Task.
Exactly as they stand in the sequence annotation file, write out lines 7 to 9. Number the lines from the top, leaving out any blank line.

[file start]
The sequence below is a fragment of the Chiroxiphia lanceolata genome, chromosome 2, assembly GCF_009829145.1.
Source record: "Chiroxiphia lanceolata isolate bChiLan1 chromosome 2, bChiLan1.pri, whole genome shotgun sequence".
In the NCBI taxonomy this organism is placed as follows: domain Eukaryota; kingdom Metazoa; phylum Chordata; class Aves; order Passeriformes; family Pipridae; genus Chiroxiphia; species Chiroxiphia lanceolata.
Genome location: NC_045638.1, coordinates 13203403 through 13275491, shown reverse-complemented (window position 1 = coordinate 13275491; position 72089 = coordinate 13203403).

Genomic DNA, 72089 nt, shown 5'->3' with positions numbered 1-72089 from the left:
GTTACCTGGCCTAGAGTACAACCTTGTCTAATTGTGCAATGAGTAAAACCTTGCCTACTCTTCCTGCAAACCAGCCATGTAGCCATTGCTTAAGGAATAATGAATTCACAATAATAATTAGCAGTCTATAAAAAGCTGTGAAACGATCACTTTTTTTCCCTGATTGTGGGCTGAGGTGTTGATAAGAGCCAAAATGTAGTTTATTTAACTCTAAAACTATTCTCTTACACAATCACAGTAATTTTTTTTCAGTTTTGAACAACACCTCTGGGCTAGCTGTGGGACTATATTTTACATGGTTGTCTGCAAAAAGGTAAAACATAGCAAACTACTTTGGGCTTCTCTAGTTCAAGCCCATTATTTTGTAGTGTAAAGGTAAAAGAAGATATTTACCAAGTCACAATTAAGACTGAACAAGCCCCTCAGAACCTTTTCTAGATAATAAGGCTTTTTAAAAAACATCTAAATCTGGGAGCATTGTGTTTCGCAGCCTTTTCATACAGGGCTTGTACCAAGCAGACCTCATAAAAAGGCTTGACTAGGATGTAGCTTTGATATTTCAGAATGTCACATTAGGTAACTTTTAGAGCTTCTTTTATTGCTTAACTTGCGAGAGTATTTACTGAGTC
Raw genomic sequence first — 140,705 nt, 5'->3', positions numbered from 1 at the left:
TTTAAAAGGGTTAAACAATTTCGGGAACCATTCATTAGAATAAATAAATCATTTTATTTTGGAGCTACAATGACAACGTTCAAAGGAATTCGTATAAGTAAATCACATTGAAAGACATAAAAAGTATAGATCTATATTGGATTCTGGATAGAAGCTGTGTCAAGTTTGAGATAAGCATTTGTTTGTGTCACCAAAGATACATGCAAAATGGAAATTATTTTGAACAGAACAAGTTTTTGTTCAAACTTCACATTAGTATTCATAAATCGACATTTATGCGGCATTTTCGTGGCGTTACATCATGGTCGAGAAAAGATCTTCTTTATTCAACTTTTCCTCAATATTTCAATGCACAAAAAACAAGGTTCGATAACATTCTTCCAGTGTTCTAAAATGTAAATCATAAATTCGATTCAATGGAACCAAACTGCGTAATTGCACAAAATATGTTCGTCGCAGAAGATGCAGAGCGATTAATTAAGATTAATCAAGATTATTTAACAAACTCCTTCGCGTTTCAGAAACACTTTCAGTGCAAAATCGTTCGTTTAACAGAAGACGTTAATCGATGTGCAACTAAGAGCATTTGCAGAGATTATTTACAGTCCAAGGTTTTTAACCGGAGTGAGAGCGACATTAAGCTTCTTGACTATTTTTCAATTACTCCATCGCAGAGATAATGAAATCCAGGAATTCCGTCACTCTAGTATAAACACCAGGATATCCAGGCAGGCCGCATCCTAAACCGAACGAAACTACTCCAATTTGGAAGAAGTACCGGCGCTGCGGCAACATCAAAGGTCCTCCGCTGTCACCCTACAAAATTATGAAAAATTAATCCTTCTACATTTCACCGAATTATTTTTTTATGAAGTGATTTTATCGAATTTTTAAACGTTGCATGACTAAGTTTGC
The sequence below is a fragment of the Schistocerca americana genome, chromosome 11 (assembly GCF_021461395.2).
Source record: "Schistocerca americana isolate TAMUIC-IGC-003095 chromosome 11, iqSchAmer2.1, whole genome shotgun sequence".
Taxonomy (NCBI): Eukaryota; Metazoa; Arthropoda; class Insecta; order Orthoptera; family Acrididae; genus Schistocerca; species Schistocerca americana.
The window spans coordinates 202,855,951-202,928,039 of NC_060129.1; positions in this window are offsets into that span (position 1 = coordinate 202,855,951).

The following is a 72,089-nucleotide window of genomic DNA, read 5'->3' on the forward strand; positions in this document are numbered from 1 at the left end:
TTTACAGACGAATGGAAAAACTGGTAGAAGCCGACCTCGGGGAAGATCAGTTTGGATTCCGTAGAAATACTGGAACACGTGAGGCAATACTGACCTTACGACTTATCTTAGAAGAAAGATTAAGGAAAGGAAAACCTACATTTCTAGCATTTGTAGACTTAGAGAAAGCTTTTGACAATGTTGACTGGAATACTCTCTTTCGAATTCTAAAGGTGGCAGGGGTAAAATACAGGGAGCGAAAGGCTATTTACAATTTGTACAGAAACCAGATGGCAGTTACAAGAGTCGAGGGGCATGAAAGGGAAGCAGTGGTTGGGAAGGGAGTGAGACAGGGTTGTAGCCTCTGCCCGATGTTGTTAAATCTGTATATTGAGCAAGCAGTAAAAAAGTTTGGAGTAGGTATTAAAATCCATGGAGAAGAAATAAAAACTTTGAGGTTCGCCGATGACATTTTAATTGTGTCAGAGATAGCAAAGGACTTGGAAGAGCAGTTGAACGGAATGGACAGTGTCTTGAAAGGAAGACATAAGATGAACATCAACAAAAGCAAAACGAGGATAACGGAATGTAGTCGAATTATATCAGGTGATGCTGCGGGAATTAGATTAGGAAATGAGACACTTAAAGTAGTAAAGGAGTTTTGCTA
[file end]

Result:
Raw genomic sequence first — 140,705 nt, 5'->3', positions numbered from 1 at the left:
TTTAAAAGGGTTAAACAATTTCGGGAACCATTCATTAGAATAAATAAATCATTTTATTTTGGAGCTACAATGACAACGTTCAAAGGAATTCGTATAAGTAAATCACATTGAAAGACATAAAAAGTATAGATCTATATTGGATTCTGGATAGAAGCTGTGTCAAGTTTGAGATAAGCATTTGTTTGTGTCACCAAAGATACATGCAAAATGGAAATTATTTTGAACAGAACAAGTTTTTGTTCAAACTTCACATTAGTATTCATAAATCGACATTTATGCGGCATTTTCGTGGCGTTACATCATGGTCGAGAAAAGATCTTCTTTATTCAACTTTTCCTCAATATTTCAATGCACAAAAAACAAGGTTCGATAACATTCTTCCAGTGTTCTAAAATGTAAATCATAAATTCGATTCAATGGAACCAAACTGCGTAATTGCACAAAATATGTTCGTCGCAGAAGATGCAGAGCGATTAATTAAGATTAATCAAGATTATTTAACAAACTCCTTCGCGTTTCAGAAACACTTTCAGTGCAAAATCGTTCGTTTAACAGAAGACGTTAATCGATGTGCAACTAAGAGCATTTGCAGAGATTATTTACAGTCCAAGGTTTTTAACCGGAGTGAGAGCGACATTAAGCTTCTTGACTATTTTTCAATTACTCCATCGCAGAGATAATGAAATCCAGGAATTCCGTCACTCTAGTATAAACACCAGGATATCCAGGCAGGCCGCATCCTAAACCGAACGAAACTACTCCAATTTGGAAGAAGTACCGGCGCTGCGGCAACATCAAAGGTCCTCCGCTGTCACCCTACAAAATTATGAAAAATTAATCCTTCTACATTTCACCGAATTATTTTTTTATGAAGTGATTTTATCGAATTTTTAAACGTTGCATGACTAAGTTTGC
The sequence below is a fragment of the Schistocerca americana genome, chromosome 11 (assembly GCF_021461395.2).